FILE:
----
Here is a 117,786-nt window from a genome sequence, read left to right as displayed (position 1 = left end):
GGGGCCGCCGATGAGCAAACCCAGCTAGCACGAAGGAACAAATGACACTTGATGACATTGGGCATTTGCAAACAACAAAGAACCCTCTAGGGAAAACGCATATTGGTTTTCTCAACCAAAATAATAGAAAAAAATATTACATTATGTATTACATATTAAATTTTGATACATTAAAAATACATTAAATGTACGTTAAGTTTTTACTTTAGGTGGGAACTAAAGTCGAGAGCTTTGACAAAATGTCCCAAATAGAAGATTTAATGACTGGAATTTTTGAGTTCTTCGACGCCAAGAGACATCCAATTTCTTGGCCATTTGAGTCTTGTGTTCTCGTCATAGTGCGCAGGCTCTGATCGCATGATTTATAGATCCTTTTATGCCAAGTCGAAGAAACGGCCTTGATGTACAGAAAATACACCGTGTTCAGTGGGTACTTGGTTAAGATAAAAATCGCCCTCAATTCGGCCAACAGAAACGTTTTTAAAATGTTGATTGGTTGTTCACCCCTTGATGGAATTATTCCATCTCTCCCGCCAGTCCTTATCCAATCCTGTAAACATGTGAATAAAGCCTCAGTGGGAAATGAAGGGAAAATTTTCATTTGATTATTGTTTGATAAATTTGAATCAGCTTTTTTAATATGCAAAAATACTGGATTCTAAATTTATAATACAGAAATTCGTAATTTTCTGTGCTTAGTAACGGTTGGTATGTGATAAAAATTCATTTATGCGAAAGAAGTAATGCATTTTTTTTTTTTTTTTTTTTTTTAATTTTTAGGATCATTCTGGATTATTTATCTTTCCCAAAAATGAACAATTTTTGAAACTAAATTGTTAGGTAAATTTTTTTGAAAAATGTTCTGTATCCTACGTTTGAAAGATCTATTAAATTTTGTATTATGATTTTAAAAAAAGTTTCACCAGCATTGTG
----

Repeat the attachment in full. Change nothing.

Here is a 117,786-nt window from a genome sequence, read left to right as displayed (position 1 = left end):
GGGGCCGCCGATGAGCAAACCCAGCTAGCACGAAGGAACAAATGACACTTGATGACATTGGGCATTTGCAAACAACAAAGAACCCTCTAGGGAAAACGCATATTGGTTTTCTCAACCAAAATAATAGAAAAAAATATTACATTATGTATTACATATTAAATTTTGATACATTAAAAATACATTAAATGTACGTTAAGTTTTTACTTTAGGTGGGAACTAAAGTCGAGAGCTTTGACAAAATGTCCCAAATAGAAGATTTAATGACTGGAATTTTTGAGTTCTTCGACGCCAAGAGACATCCAATTTCTTGGCCATTTGAGTCTTGTGTTCTCGTCATAGTGCGCAGGCTCTGATCGCATGATTTATAGATCCTTTTATGCCAAGTCGAAGAAACGGCCTTGATGTACAGAAAATACACCGTGTTCAGTGGGTACTTGGTTAAGATAAAAATCGCCCTCAATTCGGCCAACAGAAACGTTTTTAAAATGTTGATTGGTTGTTCACCCCTTGATGGAATTATTCCATCTCTCCCGCCAGTCCTTATCCAATCCTGTAAACATGTGAATAAAGCCTCAGTGGGAAATGAAGGGAAAATTTTCATTTGATTATTGTTTGATAAATTTGAATCAGCTTTTTTAATATGCAAAAATACTGGATTCTAAATTTATAATACAGAAATTCGTAATTTTCTGTGCTTAGTAACGGTTGGTATGTGATAAAAATTCATTTATGCGAAAGAAGTAATGCATTTTTTTTTTTTTTTTTTTTTTTAATTTTTAGGATCATTCTGGATTATTTATCTTTCCCAAAAATGAACAATTTTTGAAACTAAATTGTTAGGTAAATTTTTTTGAAAAATGTTCTGTATCCTACGTTTGAAAGATCTATTAAATTTTGTATTATGATTTTAAAAAAAGTTTCACCAGCATTGTG